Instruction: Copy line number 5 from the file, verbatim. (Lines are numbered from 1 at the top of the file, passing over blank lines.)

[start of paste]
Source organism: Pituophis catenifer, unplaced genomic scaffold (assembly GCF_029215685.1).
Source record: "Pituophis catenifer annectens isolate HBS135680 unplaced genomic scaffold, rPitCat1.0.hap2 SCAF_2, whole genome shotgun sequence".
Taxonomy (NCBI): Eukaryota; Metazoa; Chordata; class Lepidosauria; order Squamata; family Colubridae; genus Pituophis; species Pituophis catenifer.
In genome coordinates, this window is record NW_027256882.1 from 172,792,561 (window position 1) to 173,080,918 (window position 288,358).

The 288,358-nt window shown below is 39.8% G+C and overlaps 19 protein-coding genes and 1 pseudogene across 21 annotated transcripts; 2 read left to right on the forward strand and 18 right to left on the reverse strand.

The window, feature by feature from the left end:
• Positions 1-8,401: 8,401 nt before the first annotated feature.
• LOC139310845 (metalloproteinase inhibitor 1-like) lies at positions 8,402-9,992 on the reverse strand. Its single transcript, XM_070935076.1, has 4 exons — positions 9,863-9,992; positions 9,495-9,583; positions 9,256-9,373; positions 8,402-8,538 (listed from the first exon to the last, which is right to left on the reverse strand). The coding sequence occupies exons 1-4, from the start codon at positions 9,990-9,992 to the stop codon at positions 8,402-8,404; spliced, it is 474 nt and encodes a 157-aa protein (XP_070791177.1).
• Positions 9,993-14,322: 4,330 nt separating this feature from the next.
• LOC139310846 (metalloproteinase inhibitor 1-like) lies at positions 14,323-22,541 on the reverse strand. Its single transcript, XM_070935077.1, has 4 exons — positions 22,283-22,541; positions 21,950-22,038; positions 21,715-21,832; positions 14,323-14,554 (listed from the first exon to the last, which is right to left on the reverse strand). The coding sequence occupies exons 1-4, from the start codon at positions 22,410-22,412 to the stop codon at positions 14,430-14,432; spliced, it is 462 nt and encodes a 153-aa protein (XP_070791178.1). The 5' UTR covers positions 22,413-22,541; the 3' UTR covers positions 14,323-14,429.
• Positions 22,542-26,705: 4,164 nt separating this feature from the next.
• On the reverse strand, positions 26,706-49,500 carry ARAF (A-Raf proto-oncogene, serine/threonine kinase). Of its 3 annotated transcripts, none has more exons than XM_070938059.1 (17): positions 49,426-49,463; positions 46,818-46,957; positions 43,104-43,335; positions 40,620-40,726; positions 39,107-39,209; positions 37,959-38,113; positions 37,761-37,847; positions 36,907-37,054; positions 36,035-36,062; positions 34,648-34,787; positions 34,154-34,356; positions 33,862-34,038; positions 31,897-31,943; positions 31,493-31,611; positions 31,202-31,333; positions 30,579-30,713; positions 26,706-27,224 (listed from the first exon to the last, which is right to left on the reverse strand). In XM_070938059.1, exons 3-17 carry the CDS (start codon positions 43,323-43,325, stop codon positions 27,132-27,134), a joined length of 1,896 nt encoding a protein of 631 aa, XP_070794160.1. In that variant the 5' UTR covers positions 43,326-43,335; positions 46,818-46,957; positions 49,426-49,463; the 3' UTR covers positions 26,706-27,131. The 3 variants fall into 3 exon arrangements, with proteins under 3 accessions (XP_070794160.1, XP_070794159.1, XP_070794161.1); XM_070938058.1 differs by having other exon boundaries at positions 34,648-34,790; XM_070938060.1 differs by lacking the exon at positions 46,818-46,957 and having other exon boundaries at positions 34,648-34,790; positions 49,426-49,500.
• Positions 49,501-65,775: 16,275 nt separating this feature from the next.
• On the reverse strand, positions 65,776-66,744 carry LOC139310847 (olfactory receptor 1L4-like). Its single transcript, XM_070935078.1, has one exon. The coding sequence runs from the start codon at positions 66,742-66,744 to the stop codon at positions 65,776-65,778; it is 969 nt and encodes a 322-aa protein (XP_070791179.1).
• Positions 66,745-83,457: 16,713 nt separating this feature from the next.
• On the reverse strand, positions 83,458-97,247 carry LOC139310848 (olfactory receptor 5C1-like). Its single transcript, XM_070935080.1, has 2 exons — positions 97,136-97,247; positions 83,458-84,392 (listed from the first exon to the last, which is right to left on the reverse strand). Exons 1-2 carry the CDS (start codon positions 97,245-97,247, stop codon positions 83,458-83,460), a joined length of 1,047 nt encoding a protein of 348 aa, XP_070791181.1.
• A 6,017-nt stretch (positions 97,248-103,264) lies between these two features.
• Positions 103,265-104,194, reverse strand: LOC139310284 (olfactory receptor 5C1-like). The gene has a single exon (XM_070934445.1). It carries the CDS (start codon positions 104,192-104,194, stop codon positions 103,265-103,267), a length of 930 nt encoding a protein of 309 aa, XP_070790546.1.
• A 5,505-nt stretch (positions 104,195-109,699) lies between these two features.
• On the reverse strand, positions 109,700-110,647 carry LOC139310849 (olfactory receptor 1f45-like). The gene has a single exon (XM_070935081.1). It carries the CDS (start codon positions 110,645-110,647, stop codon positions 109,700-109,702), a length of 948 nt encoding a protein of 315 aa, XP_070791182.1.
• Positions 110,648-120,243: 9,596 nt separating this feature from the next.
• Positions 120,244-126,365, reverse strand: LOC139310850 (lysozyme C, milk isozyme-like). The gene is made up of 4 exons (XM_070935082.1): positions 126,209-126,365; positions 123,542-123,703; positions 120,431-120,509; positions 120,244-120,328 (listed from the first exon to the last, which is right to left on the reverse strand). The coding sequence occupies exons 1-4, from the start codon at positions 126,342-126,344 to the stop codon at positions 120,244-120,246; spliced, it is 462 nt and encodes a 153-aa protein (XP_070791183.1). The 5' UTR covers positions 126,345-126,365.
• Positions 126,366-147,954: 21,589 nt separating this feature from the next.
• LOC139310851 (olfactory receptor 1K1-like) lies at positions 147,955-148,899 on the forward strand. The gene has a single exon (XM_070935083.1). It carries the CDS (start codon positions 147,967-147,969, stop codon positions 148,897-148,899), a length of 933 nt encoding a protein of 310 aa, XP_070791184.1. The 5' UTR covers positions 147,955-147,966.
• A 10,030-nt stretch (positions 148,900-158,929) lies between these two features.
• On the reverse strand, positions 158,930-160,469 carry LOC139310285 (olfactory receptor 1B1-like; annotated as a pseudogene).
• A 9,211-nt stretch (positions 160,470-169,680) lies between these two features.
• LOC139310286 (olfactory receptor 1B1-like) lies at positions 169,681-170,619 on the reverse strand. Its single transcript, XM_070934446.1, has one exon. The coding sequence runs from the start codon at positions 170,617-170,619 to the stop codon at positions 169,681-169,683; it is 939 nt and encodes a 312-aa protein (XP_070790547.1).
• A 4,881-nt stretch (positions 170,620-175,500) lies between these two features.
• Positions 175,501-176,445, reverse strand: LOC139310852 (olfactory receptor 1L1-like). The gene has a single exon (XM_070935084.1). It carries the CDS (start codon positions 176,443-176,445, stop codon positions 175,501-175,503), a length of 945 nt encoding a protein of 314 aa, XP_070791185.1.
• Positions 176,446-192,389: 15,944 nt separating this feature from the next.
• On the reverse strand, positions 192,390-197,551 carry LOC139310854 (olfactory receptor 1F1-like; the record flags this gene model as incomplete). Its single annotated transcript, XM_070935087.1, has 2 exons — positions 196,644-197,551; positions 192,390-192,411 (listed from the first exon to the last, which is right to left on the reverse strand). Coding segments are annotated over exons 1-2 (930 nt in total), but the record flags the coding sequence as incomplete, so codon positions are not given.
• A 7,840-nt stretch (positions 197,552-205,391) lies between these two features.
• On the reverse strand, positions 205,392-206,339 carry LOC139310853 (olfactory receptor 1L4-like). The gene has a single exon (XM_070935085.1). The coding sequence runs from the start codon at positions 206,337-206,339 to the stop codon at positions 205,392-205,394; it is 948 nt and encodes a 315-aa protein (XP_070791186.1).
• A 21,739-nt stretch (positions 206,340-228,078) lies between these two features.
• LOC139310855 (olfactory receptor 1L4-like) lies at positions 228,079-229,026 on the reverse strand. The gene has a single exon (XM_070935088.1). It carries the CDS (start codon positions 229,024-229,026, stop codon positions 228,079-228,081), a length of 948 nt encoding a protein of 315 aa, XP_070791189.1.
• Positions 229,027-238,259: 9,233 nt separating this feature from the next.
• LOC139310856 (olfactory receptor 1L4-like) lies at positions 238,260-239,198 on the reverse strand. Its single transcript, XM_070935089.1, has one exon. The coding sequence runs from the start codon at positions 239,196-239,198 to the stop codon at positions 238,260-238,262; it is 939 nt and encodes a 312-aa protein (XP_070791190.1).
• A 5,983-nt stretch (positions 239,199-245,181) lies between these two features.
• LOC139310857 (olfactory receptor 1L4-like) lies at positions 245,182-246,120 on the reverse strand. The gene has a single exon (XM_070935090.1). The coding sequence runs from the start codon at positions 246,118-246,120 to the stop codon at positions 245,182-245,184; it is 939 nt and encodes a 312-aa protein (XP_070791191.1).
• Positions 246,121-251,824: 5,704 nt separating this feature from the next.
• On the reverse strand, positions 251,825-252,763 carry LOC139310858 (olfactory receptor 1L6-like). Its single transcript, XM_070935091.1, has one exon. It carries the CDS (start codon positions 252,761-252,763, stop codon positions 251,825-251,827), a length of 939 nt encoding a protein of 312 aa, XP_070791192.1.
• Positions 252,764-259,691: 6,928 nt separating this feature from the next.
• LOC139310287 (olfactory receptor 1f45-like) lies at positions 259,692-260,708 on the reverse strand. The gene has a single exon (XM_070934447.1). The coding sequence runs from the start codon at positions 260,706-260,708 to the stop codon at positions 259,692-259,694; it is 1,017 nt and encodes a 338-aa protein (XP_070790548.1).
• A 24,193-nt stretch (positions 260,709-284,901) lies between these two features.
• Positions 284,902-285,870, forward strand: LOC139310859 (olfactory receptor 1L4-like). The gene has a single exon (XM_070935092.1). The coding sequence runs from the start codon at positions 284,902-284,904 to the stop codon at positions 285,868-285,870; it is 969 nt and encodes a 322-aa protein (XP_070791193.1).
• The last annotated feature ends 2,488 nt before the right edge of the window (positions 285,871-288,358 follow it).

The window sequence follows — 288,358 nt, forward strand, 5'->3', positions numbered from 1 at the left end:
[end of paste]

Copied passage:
The 288,358-nt window shown below is 39.8% G+C and overlaps 19 protein-coding genes and 1 pseudogene across 21 annotated transcripts; 2 read left to right on the forward strand and 18 right to left on the reverse strand.